We all know the future of coal-fired power is in doubt.
Sure, technology is improving to make coal cleaner, and the fuel is cheap, but that’s about all the positives you can say about it. With hundreds of coal-fired plants around the world either planning to convert or have already converted to natural gas with the encouragement of government, it’s obvious the writing is on the wall. Even China, the last big growth area for coal power, is moving away from coal in a big way, turning to nuclear and solar energy for its long-term needs.
This creates an opportunity for investors. Thousands of coal plants will reach the end of their lives over the next few decades and will need to be replaced by cleaner burning fuels. Investors of Cameco Corporation (TSX:CCO)(NYSE:CCJ) are excited about this, hoping that nuclear power will step in and fill the void.
But will it? That’s where I’m skeptical.
For the most part, nuclear power is a feasible option. It’s expensive to construct day one, but operating costs are much lower than other types of power. It’s also a very efficient source of power, at least compared to burning things like coal. There’s a lot of energy in uranium. There’s also nuclear waste generated, but as technology improves, the amount of waste generated goes down.
But there’s one huge downfall, and that’s safety. Don’t get me wrong, I’m not assuming nuclear power is unsafe even for a second. But the fact remains that when things go wrong, they can go very wrong. Because of that what-if scenario, many people have a love/hate relationship with nuclear power—they like it, just not in their backyard.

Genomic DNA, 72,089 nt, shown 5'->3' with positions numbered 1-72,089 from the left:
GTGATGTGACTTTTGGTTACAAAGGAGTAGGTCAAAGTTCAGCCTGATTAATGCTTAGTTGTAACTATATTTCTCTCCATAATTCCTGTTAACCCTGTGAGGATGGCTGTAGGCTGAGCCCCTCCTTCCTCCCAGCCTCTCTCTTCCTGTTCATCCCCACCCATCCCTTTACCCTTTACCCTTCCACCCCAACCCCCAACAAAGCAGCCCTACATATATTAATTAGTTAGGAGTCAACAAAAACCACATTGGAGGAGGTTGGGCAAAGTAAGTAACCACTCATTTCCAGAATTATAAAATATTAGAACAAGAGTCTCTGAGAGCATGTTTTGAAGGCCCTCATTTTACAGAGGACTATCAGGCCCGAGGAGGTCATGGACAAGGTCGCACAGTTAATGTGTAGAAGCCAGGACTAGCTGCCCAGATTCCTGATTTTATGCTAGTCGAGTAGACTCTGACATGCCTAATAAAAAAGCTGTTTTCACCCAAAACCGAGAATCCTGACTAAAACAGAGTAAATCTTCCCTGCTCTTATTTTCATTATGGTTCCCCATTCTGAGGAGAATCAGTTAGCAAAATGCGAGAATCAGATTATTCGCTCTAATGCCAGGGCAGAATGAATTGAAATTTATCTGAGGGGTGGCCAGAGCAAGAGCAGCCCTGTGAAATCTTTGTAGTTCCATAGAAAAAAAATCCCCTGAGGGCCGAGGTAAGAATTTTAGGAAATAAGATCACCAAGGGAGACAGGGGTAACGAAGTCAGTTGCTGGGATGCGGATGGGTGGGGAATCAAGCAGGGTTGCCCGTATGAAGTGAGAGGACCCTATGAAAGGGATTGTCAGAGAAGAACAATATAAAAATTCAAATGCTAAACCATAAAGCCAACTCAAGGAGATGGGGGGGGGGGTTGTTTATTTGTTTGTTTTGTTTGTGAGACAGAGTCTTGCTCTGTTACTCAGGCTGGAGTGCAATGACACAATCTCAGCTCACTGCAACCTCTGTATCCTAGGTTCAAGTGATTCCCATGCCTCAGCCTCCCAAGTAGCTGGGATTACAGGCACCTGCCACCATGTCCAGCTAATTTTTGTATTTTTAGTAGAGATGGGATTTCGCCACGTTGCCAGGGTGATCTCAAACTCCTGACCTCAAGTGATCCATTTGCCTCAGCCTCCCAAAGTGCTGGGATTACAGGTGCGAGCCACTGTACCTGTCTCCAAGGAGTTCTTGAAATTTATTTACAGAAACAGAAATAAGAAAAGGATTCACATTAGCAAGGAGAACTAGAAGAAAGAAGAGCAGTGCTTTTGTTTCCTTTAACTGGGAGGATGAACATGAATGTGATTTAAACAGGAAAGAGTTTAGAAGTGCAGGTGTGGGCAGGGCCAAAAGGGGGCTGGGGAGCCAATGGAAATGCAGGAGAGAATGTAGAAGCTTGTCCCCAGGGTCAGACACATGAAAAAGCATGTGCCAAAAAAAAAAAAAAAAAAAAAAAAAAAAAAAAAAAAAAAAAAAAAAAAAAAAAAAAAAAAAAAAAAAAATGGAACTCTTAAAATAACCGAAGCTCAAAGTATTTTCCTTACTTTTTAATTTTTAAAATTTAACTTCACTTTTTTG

Then there are alternative sources of energy. Solar power is growing like a weed, constantly fueled by advances in technology and better efficiency. A recent research paper claimed that half of the United States’ power would be generated by solar panels as soon as 2025. Wind power is also a factor, and we’ve barely explored alternatives like geothermal, wave, and thorium power.
As all these other alternatives gain more traction, what chance does nuclear have? These sources of power are cleaner, cost significantly less to develop, and don’t have the same catastrophic consequences when something goes wrong.
It’s not like the developed world needs tons of new capacity. From 2003 to 2013, reported electricity consumption in the United States rose from 3.49 million thousand megawatt hours to 3.72 million. That’s just a 6.6% jump in a decade even though the number of paying customers rose by 8.8%.
In China, where consumption is growing much faster than 6.6% in a decade, they need all the new power they can get. In North America, we can afford to be more selective. Eventually, China will slow and will be able to be more selective, too.
The good news for Cameco
On the surface, this doesn’t look great for Cameco, the world’s largest supplier of uranium. If there isn’t growth in nuclear power, the price of the commodity will probably go down.
But fortunately for shareholders, it’s not quite that simple. As the largest player in the industry, Cameco has the potential to outlast its smaller competitors, holding onto its market share as others are forced to pack it in.
Still, that’s not a great position to be in. Even if Cameco survives a prolonged price drought, its reward is to be the leader in a crummy industry. I’m not sure I’d be hitching my wagon to an investment with that kind of long-term potential. There are just too many legitimate alternative energy sources to really get excited about.
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This article represents the opinion of the writer, who may disagree with the “official” recommendation position of a Motley Fool premium service or advisor. We’re Motley! Questioning an investing thesis — even one of our own — helps us all think critically about investing and make decisions that help us become smarter, happier, and richer, so we sometimes publish articles that may not be in line with recommendations, rankings or other content.
Fool contributor Nelson Smith has no position in any stocks mentioned.